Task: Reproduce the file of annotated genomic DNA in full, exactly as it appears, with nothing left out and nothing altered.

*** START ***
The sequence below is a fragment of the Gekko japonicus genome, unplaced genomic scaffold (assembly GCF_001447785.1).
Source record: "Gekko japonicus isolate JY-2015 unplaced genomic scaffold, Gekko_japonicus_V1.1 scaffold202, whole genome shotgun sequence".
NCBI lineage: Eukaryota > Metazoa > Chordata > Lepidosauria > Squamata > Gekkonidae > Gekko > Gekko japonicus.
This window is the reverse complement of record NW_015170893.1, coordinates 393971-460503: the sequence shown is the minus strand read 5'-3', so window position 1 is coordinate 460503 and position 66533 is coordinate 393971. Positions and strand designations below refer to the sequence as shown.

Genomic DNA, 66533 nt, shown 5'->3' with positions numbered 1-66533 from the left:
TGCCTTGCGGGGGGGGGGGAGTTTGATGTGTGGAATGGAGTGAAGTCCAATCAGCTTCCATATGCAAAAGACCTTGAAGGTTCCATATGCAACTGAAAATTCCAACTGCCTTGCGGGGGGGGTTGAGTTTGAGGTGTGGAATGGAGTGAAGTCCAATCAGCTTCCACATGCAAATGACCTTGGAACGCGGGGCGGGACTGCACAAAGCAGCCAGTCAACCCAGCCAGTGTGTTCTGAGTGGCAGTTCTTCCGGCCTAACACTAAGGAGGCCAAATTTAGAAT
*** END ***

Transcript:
The sequence below is a fragment of the Gekko japonicus genome, unplaced genomic scaffold (assembly GCF_001447785.1).
Source record: "Gekko japonicus isolate JY-2015 unplaced genomic scaffold, Gekko_japonicus_V1.1 scaffold202, whole genome shotgun sequence".
NCBI lineage: Eukaryota > Metazoa > Chordata > Lepidosauria > Squamata > Gekkonidae > Gekko > Gekko japonicus.
This window is the reverse complement of record NW_015170893.1, coordinates 393971-460503: the sequence shown is the minus strand read 5'-3', so window position 1 is coordinate 460503 and position 66533 is coordinate 393971. Positions and strand designations below refer to the sequence as shown.

Genomic DNA, 66533 nt, shown 5'->3' with positions numbered 1-66533 from the left:
TGCCTTGCGGGGGGGGGGGAGTTTGATGTGTGGAATGGAGTGAAGTCCAATCAGCTTCCATATGCAAAAGACCTTGAAGGTTCCATATGCAACTGAAAATTCCAACTGCCTTGCGGGGGGGGTTGAGTTTGAGGTGTGGAATGGAGTGAAGTCCAATCAGCTTCCACATGCAAATGACCTTGGAACGCGGGGCGGGACTGCACAAAGCAGCCAGTCAACCCAGCCAGTGTGTTCTGAGTGGCAGTTCTTCCGGCCTAACACTAAGGAGGCCAAATTTAGAAT